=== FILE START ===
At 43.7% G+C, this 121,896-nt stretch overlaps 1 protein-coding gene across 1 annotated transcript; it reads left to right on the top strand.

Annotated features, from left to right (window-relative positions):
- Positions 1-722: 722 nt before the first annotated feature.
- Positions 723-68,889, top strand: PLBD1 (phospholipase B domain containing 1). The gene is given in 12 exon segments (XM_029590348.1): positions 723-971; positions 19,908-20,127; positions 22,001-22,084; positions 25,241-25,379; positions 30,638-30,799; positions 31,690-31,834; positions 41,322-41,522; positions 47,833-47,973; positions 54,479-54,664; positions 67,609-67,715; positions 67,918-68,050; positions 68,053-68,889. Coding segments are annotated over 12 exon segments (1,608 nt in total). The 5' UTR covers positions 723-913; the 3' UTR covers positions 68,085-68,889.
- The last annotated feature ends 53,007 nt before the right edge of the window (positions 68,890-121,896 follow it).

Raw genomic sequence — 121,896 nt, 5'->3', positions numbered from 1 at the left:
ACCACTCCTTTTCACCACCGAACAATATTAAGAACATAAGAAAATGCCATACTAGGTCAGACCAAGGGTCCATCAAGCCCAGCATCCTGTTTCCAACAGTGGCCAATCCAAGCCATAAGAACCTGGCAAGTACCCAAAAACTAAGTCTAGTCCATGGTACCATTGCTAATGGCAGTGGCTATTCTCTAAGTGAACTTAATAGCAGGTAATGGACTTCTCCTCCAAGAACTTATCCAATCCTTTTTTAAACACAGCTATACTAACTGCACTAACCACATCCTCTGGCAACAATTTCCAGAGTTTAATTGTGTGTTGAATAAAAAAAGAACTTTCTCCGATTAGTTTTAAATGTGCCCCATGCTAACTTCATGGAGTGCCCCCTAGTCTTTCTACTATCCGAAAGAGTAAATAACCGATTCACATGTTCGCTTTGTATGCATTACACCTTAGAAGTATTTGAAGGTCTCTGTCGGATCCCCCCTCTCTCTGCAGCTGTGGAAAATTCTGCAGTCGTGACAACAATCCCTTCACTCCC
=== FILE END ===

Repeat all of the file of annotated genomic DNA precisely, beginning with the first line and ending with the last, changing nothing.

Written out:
At 43.7% G+C, this 121,896-nt stretch overlaps 1 protein-coding gene across 1 annotated transcript; it reads left to right on the top strand.

Annotated features, from left to right (window-relative positions):
- Positions 1-722: 722 nt before the first annotated feature.
- Positions 723-68,889, top strand: PLBD1 (phospholipase B domain containing 1). The gene is given in 12 exon segments (XM_029590348.1): positions 723-971; positions 19,908-20,127; positions 22,001-22,084; positions 25,241-25,379; positions 30,638-30,799; positions 31,690-31,834; positions 41,322-41,522; positions 47,833-47,973; positions 54,479-54,664; positions 67,609-67,715; positions 67,918-68,050; positions 68,053-68,889. Coding segments are annotated over 12 exon segments (1,608 nt in total). The 5' UTR covers positions 723-913; the 3' UTR covers positions 68,085-68,889.
- The last annotated feature ends 53,007 nt before the right edge of the window (positions 68,890-121,896 follow it).

Raw genomic sequence — 121,896 nt, 5'->3', positions numbered from 1 at the left:
ACCACTCCTTTTCACCACCGAACAATATTAAGAACATAAGAAAATGCCATACTAGGTCAGACCAAGGGTCCATCAAGCCCAGCATCCTGTTTCCAACAGTGGCCAATCCAAGCCATAAGAACCTGGCAAGTACCCAAAAACTAAGTCTAGTCCATGGTACCATTGCTAATGGCAGTGGCTATTCTCTAAGTGAACTTAATAGCAGGTAATGGACTTCTCCTCCAAGAACTTATCCAATCCTTTTTTAAACACAGCTATACTAACTGCACTAACCACATCCTCTGGCAACAATTTCCAGAGTTTAATTGTGTGTTGAATAAAAAAAGAACTTTCTCCGATTAGTTTTAAATGTGCCCCATGCTAACTTCATGGAGTGCCCCCTAGTCTTTCTACTATCCGAAAGAGTAAATAACCGATTCACATGTTCGCTTTGTATGCATTACACCTTAGAAGTATTTGAAGGTCTCTGTCGGATCCCCCCTCTCTCTGCAGCTGTGGAAAATTCTGCAGTCGTGACAACAATCCCTTCACTCCC